P.S.: If you don’t already have it, enter my BOOK GIVEAWAY for a chance to win a copy of Baking with Julia!
Tags: baking, cheesecake, dessert
Happy New Year! After the rush-rush of the holidays, things seemed to have returned to normal around these parts. I’m back to my regular days off from work, and even at home, it’s back to my regular living room. I took down the Christmas tree yesterday. Sad, but it was becoming more cactus than pine….so dry and prickly. My vacuum smells like it has a built-in air freshener thanks to all the needles that are whirring around in there.
TWD may have made it through the book as a group, but I still have a few recipes left to catch-up on before I can personally say the same. One of them is this Hidden Berry Cream Cheese Torte that was chosen a couple weeks before I joined on. I have been wanting to make this for four years…yes, I’m a little slow to get moving. Since I needed to come up with a dessert for Christmas dinner, I thought it would be a good opportunity to finally try it out.
I liked telling my dinner guests that we would be having a “torte” after dinner…made it sound super fancy and exotic. But this really is a familiar dessert–a slim and elegant cheesecake. It had the extra step of making a dough crust (rather than a crumb one), but the cheesecake batter itself was simply whizzed in the food processor. That’s my favorite way to mix cheesecake batter, actually, because you never get any lumps. A layer of jam hidden in the middle (I used some of my homemade plum jam) made a nice surprise when I cut the first slice. Because it wasn’t t four inches tall like a NY-style cheesecake, I didn’t feel uncomfortable eating it after a big dinner.
This recipe was so nice, I made it twice! I had to make up for that whole four years late thing, I guess. Since, I’d made a half recipe the first time, I still had half the ingredients remaining to do another small cake. For the second go-round though, I put my own little twist on it. This time I used a crumb crust (made from some gianduja cookies I took home from work because we…ummm…screwed them up…it happens sometimes). And instead of spreading on a layer of jam, I mixed a couple tablespoons of nutella (really a single packet of Justin’s) into the batter. I didn’t know how intense the flavor would be, so topped it off with a little hazelnut ganache, which also handily disguised the little crack that formed in the middle. It was New Year’s Eve, so I tossed on some stars.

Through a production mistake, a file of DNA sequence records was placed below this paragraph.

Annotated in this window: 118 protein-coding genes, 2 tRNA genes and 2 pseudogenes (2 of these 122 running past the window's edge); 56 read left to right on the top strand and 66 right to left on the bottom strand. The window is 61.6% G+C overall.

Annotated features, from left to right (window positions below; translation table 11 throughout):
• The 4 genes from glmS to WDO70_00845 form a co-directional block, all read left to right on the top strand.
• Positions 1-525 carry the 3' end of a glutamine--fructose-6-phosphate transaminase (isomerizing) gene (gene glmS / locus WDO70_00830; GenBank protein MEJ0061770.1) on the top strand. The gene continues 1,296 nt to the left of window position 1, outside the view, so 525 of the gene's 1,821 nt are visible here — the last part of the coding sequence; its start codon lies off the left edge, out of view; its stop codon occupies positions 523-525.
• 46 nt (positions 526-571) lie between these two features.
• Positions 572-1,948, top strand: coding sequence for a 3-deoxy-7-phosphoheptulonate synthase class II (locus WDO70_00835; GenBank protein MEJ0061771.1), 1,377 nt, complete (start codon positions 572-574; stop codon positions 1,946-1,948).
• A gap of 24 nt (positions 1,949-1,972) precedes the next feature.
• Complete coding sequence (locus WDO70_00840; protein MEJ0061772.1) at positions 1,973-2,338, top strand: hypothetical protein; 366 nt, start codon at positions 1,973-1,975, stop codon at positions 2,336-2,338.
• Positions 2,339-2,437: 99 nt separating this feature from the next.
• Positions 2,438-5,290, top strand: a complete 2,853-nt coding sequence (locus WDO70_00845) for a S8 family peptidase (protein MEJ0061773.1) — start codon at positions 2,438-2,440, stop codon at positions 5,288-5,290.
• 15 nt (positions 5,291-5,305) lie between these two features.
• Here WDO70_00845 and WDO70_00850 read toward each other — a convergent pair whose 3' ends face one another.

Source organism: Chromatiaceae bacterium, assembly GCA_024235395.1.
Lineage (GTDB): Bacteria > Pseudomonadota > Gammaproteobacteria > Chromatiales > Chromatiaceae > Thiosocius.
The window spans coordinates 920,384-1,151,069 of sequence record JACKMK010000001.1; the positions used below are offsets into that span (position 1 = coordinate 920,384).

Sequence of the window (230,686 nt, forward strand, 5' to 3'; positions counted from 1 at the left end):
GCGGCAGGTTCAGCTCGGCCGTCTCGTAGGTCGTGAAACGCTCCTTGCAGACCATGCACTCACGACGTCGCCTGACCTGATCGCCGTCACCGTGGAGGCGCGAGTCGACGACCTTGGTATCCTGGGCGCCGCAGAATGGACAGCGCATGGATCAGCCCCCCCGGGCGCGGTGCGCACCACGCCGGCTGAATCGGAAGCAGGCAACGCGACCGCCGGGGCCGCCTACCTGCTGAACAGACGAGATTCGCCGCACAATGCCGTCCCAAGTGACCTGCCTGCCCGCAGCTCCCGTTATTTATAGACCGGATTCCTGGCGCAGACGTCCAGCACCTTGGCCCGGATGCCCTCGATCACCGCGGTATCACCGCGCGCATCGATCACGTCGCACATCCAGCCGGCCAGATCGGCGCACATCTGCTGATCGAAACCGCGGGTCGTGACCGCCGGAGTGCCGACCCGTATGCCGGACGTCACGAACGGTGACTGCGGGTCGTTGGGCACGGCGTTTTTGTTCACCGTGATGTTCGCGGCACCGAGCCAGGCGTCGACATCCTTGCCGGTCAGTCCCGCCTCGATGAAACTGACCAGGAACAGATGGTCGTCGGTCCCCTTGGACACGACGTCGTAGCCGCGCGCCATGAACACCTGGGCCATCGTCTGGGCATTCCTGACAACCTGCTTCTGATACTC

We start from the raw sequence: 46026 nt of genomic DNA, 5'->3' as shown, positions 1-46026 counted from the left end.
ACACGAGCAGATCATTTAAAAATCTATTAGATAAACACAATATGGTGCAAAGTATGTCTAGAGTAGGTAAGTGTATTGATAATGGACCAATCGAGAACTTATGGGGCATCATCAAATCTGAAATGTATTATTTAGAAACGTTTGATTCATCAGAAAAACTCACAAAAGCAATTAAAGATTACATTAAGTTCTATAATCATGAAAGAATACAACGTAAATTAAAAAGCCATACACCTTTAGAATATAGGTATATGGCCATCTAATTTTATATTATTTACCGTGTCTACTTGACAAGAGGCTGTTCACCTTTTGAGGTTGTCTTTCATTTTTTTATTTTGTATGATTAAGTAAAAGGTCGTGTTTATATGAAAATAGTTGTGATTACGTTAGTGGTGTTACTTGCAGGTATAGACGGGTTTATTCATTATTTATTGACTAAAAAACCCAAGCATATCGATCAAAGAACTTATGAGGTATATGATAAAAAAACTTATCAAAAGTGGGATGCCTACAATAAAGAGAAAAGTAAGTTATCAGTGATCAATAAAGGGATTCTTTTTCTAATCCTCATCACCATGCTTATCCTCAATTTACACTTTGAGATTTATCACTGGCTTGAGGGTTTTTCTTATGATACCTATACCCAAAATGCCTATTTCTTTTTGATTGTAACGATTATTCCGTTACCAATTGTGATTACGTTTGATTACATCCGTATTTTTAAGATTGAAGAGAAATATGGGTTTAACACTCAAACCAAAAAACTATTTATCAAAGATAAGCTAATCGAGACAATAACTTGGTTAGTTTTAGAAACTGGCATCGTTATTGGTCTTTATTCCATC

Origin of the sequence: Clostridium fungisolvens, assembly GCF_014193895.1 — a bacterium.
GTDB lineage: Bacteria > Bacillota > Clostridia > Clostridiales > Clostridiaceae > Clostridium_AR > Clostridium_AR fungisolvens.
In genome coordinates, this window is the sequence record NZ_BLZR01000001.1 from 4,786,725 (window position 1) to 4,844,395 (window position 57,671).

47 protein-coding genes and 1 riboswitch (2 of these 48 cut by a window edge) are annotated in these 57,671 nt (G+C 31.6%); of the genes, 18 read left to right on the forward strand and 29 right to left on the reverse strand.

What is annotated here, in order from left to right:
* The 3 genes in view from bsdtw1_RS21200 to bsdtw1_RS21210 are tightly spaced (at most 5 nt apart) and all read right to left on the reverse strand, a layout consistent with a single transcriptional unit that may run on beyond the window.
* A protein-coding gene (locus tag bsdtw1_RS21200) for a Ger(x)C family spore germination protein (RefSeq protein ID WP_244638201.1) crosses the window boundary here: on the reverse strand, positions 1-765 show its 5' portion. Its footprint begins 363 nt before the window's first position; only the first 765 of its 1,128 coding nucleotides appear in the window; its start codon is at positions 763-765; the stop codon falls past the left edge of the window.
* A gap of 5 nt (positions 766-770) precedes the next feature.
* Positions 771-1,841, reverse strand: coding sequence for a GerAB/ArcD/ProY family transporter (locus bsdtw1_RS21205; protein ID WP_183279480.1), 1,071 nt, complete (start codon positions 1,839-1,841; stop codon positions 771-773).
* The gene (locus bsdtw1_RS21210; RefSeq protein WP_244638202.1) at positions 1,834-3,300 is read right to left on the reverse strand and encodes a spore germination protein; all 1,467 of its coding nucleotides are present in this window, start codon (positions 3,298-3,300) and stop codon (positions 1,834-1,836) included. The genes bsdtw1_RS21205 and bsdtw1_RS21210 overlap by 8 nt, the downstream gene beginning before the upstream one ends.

I think this recipe was picked so early on, that there wasn’t really a host-post system set up yet, so here it is…
Hidden Berry Cream Cheese Torte— makes a 9″ cake
adapted from Baking: From My Home to Yours by Dorie Greenspan
for the crust:
1 3/4 cups all-purpose flour
1/2 cup sugar
1/4 teaspoon salt
12 tablespoons (6 oz) unsalted butter, cut into small pieces and chilled
2 large egg yolks
1 teaspoon pure vanilla extract
for the filling:
1/3 cup thick berry or cherry jam
9 oz cream cheese, at room temperature
8 oz (1 cup) cottage cheese, at room temperature
3/4 cup sugar
1/4 teaspoon salt
pinch of ground cinnamon
pinch of freshly ground nutmeg
2 large eggs, preferably at room temperature
Confectioner’s sugar, for dusting (optional)
-Butter a 9-inch springform pan, dust the inside with flour and tap out the excess. Place on a baking sheet lined with parchment or a silicone mat.
-Put the flour, sugar and salt in a food processor and pulse just to blend. Toss in the pieces of butter and pulse until the mixture resembles coarse meal. Stir the egg yolks and vanilla together with a fork, and, still pulsing the machine, add them and continue to pulse until the dough comes together in clumps and curds – restrain yourself, and don’t allow the dough to form a ball.
-Turn the dough out onto a work surface. If you want to roll the dough, gather it into a ball, wrap it in plastic wrap and refrigerate it for about 20 minutes before rolling. Or simply press the dough into the pan. The dough should come about 1 1/2 inches up the sides of the springform. Refrigerate for at least 30 minutes.
-Center a rack in the oven and preheat the oven to 375°F.
-Fit a piece of buttered aluminum foil against the crust, covering it completely. Fill the crust lightly with rice, dried beans or pie weights and slide the sheet into the oven. Bake the crust for 20 minutes or so – you don’t want the crust to get too brown. Transfer to a rack to cool while you make the filling.